With less than four days to
go before the NBA trade deadline on February 6, the Twittersphere is starting
to light up with outlandish trade rumors across the league.
This year’s edition of the
annual event that makes front office workers their mountains of cash is
fascinating, in the sense that the fireworks of previous years may not in fact
come to pass. The sheer depth and competitiveness of basketball at this point
in time means there is a serious dearth in teams looking to sell out and look
towards the draft. Both conferences boast 12 (or more in the case of the West)
franchises with legitimate playoff aspirations; there are no (to our knowledge
at least) unhappy superstars forcing their way out and the bona fide contenders
all have salary cap hurdles to clear before they can start to make some trade
That being said, the
landscape as it is contains more than enough intrigue, with the number of
“one-move-away” teams seeming to grow by the day.
Enough talk; let’s get in
to it. Here are the five players we expect to find new homes in the coming
Kevin Love’s relationship
with the Cavaliers turned untenable as soon as his frustration with his younger
teammates became visible for the world to see late last year.
Unfortunately – and
entirely predictably – Love’s enormous four-year $120M contract signed in 2018
is proving to be a pretty unshakeable roadblock for most teams looking to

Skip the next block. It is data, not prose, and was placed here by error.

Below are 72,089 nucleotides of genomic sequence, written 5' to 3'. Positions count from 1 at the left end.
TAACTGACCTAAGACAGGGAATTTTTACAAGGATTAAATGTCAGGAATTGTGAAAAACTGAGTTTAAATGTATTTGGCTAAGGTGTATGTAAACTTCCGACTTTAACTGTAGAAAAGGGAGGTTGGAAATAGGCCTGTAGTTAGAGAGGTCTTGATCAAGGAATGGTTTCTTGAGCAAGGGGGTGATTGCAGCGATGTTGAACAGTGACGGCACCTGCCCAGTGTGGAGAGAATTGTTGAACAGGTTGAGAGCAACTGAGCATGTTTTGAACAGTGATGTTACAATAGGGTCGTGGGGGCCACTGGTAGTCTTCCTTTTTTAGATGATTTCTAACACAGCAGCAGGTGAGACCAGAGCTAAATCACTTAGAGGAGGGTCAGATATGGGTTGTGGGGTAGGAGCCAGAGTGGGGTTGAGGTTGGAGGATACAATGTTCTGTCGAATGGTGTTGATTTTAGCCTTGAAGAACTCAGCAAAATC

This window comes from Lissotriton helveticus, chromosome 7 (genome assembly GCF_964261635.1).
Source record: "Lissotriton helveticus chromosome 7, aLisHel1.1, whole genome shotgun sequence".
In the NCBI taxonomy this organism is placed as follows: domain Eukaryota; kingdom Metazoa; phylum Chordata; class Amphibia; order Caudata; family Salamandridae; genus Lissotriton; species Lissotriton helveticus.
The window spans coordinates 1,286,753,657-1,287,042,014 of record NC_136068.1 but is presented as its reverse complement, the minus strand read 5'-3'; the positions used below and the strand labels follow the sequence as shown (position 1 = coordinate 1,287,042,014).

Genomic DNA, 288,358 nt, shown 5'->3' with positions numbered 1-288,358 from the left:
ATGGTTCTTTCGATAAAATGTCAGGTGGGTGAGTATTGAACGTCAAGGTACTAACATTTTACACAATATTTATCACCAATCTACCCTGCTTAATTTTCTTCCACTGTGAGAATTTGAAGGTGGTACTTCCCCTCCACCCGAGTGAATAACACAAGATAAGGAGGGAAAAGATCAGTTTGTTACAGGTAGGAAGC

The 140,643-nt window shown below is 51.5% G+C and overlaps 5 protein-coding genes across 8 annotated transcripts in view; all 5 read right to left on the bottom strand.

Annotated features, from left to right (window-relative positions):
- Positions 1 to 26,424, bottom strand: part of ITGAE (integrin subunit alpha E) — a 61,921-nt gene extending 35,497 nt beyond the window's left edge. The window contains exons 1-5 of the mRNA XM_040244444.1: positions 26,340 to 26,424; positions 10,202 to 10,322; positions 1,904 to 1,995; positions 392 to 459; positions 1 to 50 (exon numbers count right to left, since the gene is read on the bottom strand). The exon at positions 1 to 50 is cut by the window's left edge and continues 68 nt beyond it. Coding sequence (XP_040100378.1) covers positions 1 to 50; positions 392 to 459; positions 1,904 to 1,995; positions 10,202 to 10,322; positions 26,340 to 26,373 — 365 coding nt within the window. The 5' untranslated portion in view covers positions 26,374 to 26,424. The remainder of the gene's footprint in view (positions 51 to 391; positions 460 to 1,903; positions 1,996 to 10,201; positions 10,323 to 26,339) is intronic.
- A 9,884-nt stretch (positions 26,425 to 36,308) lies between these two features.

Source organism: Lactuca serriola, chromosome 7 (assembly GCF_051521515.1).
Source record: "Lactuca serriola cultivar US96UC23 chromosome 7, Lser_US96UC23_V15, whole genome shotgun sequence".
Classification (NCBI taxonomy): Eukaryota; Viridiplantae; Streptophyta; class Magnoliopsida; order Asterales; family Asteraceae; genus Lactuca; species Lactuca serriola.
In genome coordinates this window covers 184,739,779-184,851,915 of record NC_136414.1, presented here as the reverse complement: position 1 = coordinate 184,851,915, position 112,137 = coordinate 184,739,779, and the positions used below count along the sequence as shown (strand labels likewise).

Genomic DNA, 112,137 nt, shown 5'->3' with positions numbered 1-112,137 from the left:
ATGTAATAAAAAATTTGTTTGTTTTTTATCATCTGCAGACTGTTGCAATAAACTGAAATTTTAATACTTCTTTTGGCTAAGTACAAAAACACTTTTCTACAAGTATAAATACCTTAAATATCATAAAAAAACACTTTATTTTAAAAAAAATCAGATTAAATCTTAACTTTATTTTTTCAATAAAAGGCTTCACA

upgrade at the forward position. That’s seen the market cool significantly for
the 31-year-old, but with the Cavaliers likely to be placing a premium on draft
picks and young players, we’d still be very surprised not to see Love’s
longed-for move to a contender fail to pan out.
Thanks the Trail Blazers
committing the vast majority of their salary cap to the Lillard/McCollum duo
and the Rockets’ lack of tradeable contracts (aside from one which we’ll
discuss later), the Suns are the frontrunner to make a move for Love.
Phoenix can offer a vast
combination and picks and players, but what makes most sense is a deal
involving Dario Saric, Tyler Johnson’s expiring, Mikal Bridges and/or picks. In
Bridges and Saric the Cavaliers get two youngsters to build around, while the
Suns get the missing piece to the Devin Booker/DeAndre Ayton puzzle.
The Suns – hovering around
the 8-10 range in the West – are “a move away” from genuine
contention, and this makes perfect sense to our eye.
Lakers, Miami, Minnesota
It’s time to blow it up in
Detroit; the Pistons are going nowhere fast, and moving Rose is a logical move
for a franchise who needs to start to look towards the future.
Of all their assets, Rose
is the one who is going to get Detroit the most back in return. The 31-year-old
veteran is set to make $7.3M this year and $7.7M next; an absolute steal for a
guy who’s been dominant in the pick-and-roll and is putting up averages of 18.9
PPG (on 49.8% shooting no less) and 6.0 APG.
Importantly, Rose has
started to look at least some semblance of his MVP winning self both in
basketball IQ, but – even more relevantly to his trade value – in
Derrick Rose nasty pic.twitter.com/100P3mHiTf
— NBA Hustle (@Hustle_NBA) January 30, 2020
While the Lakers will no
doubt be looking to add a third star to the LeBron / Davis duo, the more likely
outcome is that they seek to upgrade at the point guard position; arguably
their major glaring weakness. While Alex Caruso and Rajon Rando have both shown
glimpses of competence, the way Rose is playing at the moment is infinitely